DOHA, Qatar – Lionel Messi and Argentina were on the receiving end of one of the biggest stunners in World Cup history Tuesday, as Saudi Arabia pulled off a monumental 2-1 upset at Lusail Stadium.
After putting his team into the lead with a first-half penalty in what was expected to be its easiest Group C clash, Messi was powerless to prevent a remarkable Saudi fightback that leaves Argentina in a precarious position after only one game.
On 48 minutes, Saleh Al-Shehri produced a low effort to level the score against the run of play, before Salem Al-Dawsari uncorked a spectacular right-foot strike from the edge of the penalty area that flew into the Argentina net.
From there, Argentina tried furiously to get back level.
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Defending a 36-game unbeaten streak that included victory in the 2021 edition of the Copa America, Messi and company launched wave after wave of attack, but to no avail.
Saudi goalkeeper Mohammad Al-Owais was masterful — sometimes steady, sometimes exhilarating — with acrobatic saves and sprints from his area to clear away trouble.
Deep into injury-time, the keeper was involved in a scary moment that momentarily silenced the crowd. Al-Owais came flying off his line to punch the ball the clear, and his knee collided with the chin of teammate Yasir Al-Shahrani with terrifying force, causing minutes of medical attention and Al-Shahrani’s substitution.
Before time was up, Abdulelah Al-Amri headed one off the line and Al-Owais leaped athletically to pluck a looping header from Julián Álvarez, to seal the shocking result.
Messi did all he could — but it was not to be his day, however much it has looked like it early on. The little maestro slotted home a 10th-minute penalty as Argentina took complete control in the initial stages. Before the first half was over, Argentina was one goal ahead and had three more ruled out for offside.
At the interval though, everything changed — and with it the face of Group C.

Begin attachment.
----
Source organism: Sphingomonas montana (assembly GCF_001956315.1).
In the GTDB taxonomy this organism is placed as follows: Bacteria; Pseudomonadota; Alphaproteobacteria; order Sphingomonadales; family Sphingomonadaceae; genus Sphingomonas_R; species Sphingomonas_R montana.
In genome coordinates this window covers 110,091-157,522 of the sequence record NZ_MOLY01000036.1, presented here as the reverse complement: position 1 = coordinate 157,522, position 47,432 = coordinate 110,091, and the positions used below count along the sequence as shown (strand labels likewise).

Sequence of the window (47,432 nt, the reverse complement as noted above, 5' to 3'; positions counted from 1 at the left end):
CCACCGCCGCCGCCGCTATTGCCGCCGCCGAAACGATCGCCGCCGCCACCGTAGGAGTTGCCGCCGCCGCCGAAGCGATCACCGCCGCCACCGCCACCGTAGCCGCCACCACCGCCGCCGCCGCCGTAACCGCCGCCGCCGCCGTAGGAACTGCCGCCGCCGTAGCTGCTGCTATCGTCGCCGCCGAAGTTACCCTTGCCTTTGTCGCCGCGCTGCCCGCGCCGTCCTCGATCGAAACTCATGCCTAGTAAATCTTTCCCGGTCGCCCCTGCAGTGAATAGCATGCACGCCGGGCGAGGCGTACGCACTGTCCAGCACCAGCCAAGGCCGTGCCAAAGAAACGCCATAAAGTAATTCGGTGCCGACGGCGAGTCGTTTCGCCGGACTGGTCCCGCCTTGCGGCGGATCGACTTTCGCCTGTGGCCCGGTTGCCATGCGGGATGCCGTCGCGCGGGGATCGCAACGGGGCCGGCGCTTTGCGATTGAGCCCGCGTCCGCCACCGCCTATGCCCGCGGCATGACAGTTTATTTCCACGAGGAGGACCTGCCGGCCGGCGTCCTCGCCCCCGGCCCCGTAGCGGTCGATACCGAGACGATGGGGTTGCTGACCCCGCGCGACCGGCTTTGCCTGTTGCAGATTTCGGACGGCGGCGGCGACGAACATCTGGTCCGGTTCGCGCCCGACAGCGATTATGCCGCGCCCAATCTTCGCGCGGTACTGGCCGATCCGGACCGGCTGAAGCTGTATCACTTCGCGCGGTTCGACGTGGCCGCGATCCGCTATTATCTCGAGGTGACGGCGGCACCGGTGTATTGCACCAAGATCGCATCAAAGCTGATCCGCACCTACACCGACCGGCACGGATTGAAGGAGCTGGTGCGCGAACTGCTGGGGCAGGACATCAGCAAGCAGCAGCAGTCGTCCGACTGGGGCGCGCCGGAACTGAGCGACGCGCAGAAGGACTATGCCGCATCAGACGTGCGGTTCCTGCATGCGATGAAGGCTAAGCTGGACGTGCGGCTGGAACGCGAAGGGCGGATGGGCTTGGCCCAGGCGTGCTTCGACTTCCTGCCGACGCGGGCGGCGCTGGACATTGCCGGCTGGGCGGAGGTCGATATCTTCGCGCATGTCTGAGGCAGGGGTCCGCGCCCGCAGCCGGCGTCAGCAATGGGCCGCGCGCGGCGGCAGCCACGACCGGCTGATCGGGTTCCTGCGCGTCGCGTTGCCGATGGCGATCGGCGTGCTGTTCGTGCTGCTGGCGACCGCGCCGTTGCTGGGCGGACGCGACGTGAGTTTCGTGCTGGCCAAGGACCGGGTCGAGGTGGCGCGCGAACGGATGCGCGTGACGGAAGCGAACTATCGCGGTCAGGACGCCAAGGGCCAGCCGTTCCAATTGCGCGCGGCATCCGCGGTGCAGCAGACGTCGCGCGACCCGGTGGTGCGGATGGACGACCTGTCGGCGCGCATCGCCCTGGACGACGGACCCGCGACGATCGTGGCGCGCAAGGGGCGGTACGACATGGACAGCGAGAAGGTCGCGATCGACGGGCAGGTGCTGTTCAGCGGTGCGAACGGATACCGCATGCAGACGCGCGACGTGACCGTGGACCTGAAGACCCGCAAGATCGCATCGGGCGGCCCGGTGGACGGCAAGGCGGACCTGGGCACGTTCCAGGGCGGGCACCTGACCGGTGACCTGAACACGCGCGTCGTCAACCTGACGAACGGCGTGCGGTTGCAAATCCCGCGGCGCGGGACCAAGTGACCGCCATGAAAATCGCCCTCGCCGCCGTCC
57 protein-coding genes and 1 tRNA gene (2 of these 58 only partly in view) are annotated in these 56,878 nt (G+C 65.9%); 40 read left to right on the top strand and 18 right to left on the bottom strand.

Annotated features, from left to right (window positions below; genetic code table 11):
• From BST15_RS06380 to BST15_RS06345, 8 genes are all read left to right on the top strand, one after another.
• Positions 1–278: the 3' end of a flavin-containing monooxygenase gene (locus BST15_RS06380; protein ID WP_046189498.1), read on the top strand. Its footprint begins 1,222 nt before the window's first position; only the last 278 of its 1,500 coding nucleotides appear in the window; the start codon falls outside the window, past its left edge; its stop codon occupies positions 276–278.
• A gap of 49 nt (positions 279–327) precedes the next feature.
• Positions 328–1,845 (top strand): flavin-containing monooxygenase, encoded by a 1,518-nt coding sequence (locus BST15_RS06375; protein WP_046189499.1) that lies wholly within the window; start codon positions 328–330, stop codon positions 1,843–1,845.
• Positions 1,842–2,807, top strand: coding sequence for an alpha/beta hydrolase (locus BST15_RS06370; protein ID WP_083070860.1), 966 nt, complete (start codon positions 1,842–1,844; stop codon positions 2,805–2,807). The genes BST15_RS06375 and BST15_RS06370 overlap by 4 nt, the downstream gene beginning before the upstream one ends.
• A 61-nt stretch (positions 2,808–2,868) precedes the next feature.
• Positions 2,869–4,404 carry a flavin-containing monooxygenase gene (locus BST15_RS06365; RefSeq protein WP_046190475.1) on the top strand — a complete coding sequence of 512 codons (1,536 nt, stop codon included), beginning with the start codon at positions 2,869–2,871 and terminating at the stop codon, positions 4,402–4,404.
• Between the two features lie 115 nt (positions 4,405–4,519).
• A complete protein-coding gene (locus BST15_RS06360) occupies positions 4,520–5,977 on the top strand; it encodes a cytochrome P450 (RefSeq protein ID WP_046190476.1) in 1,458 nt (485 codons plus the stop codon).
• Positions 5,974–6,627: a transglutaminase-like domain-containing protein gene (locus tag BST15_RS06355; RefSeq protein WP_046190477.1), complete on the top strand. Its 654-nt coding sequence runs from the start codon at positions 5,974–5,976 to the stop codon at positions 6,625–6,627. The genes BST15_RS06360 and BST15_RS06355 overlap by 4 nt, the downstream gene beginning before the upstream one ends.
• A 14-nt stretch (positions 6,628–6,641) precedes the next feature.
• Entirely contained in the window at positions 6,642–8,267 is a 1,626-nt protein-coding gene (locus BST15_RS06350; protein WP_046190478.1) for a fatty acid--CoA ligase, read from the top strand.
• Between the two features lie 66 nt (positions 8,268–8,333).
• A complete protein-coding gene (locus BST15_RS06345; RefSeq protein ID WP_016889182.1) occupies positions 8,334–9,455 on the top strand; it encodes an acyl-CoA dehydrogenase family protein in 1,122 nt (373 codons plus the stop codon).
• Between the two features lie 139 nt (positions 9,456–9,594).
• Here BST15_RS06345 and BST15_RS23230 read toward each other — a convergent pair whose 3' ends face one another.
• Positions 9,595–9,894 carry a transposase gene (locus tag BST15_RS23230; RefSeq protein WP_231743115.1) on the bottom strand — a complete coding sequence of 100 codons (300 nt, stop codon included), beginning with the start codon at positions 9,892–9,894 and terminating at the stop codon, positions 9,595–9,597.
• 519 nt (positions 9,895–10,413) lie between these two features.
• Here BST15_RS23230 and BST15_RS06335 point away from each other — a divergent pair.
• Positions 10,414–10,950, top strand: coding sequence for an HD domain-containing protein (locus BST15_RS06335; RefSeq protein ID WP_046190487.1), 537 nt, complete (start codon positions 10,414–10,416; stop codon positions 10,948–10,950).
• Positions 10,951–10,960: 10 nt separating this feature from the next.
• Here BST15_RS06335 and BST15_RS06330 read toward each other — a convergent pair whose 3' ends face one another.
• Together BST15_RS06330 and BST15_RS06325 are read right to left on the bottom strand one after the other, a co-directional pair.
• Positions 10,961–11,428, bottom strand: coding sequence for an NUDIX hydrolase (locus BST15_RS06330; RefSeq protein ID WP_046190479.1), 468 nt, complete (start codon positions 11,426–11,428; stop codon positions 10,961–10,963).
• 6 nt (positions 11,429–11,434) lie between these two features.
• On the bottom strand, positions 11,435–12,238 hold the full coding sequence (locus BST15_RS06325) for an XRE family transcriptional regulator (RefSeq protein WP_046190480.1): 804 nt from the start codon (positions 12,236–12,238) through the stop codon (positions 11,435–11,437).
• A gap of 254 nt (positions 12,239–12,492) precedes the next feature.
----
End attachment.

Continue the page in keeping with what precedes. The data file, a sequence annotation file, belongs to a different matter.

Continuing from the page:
Despite a career in which he has been regarded as one of the two best players of his generation alongside Cristiano Ronaldo, Messi has never won the game’s biggest international prize with his country. At 35, this year might be his final chance.
It is not over. Argentina will have the opportunity to bounce back when it faces Mexico at the same venue Saturday (2 p.m. ET on FS1 and the FOX Sports App) before challenging Poland in its final group game. But its margin for error is razor-thin now.
Perhaps the Saudi performance was this World Cup’s first case of regional advantage, given that the nation borders Qatar and a huge contingent of Saudi fans were in attendance. Maybe it was proof the gap between soccer’s global elite and those trying to elevate themselves to that level is narrowing.
Will it go down as the biggest upset of them all? Saudi Arabia is ranked only 51st in the world but was imperious during the Asian qualification rounds, topping its group despite being pooled with regional heavyweights Japan and Australia.
Sure, it could be argued that Senegal’s triumph over reigning champion France in 2002, or Cameroon’s blockbuster against Diego Maradona’s Argentina in 1990 was even more surprising. Or not.
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Never mind. This was a shocker that will take quite some beating and the story of whether Argentina and Messi can dig themselves out of this hole will be keenly followed from this point forward.